The Willard Suitcases: Memorable madness fully committed at Blackfriars Playhouse

John Harrell and Sylvie Davidson in The Willard Suitcases by Julianne Wick Davis. Directed by Ethan McSweeny. Photo by Lindsey Walters.

In 1995, a handful of forgotten suitcases were discovered in upstate New York, at the then-recently closed Willard Psychiatric Center. The luggage had remained untouched since their owners checked in many years before.

What would you say if someone pitched the idea of producing an original musical centered around abandoned suitcases found in the attic of a long-shuttered insane asylum? If you’re like this reporter, your reaction might be to wonder if they are crazy. Yet, as preposterous as the proposal might sound, such an idea has come to fruition in The Willard Suitcases – a brand new musical at the American Shakespeare Center’s Blackfriars Playhouse.

Written and composed by multi-award-winning lyricist/composer Julianne Wick Davis, The Willard Suitcases moves purposefully through twenty stories-in-song, as it tackles the vexing question of mental health care from the viewpoint of institutionalized patients.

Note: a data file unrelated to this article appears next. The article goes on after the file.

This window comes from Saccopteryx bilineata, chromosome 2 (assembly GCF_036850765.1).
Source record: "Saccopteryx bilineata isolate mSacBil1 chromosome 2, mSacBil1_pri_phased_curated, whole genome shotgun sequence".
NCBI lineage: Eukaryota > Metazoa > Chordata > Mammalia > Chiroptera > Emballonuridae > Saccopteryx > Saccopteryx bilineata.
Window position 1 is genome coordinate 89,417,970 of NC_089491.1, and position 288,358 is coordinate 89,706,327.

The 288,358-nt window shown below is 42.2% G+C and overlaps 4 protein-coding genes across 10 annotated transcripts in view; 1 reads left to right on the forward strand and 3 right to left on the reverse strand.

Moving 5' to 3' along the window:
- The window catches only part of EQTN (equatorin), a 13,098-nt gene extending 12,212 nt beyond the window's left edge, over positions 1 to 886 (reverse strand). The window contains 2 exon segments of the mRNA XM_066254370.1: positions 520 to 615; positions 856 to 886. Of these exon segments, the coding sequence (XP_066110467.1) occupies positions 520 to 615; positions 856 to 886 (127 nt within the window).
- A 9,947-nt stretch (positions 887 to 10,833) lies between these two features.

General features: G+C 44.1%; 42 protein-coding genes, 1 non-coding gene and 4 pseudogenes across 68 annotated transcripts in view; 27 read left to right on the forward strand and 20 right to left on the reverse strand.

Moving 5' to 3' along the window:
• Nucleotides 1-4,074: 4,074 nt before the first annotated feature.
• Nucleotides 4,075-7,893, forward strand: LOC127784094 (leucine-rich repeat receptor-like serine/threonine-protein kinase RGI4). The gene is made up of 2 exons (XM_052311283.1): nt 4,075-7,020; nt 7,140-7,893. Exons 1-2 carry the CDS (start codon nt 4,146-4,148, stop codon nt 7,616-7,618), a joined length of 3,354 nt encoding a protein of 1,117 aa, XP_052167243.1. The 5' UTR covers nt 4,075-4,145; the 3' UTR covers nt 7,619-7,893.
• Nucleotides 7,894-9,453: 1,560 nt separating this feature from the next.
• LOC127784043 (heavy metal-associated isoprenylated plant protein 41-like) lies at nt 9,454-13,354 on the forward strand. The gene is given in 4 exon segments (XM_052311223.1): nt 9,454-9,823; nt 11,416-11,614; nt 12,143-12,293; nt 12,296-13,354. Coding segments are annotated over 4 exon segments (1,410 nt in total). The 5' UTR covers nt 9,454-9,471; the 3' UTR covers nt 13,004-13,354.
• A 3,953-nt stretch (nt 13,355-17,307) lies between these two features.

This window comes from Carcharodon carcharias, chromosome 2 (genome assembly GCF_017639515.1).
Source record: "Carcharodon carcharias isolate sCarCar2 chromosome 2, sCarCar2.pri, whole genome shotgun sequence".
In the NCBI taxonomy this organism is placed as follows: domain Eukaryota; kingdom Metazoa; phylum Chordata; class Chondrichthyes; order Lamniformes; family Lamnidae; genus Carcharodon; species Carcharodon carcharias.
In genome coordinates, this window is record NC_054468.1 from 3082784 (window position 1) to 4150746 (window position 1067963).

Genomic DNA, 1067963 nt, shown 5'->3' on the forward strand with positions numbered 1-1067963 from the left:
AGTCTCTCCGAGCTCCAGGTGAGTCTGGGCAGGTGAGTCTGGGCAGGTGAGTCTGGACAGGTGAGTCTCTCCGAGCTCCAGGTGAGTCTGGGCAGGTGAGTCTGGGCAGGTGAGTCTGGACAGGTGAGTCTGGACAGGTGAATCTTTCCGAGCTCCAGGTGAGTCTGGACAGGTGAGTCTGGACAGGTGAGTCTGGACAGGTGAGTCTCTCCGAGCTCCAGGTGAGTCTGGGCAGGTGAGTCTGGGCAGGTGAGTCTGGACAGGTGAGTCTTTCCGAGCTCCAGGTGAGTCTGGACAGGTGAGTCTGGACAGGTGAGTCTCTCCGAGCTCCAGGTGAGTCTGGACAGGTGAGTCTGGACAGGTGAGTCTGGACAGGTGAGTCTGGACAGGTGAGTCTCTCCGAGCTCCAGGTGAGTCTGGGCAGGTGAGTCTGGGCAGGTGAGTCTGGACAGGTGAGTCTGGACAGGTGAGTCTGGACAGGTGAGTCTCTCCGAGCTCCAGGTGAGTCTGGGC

The cast of The Willard Suitcases by Julianne Wick Davis. Directed by Ethan McSweeny. Photo by Lindsey Walters.
The cast of The Willard Suitcases embarks for their final destination. (Photo by Lindsey Walters.)

The suitcase aspect provides continuity for the show and disturbingly asks, “What would you pack?”

It is a premise placed in an historical setting.

Davis got the idea for the play after seeing some of the suitcases on display, and subsequently meeting Jon Crispin – a photographer who had gained permission to photograph the found luggage. Inspired by her encounters, Davis began to pen a song cycle based on Crispin’s photographs.

According to Blackfriar’s Artistic Director Ethan McSweeny – who skillfully directs The Willard Suitcases – as the show coalesced, there was talk of staging it as an immersive production at the defunct Western State Hospital in Staunton, VA.

For a number of reasons, that idea was ultimately nixed – hence, the decision to debut the show at the Blackfriars Playhouse.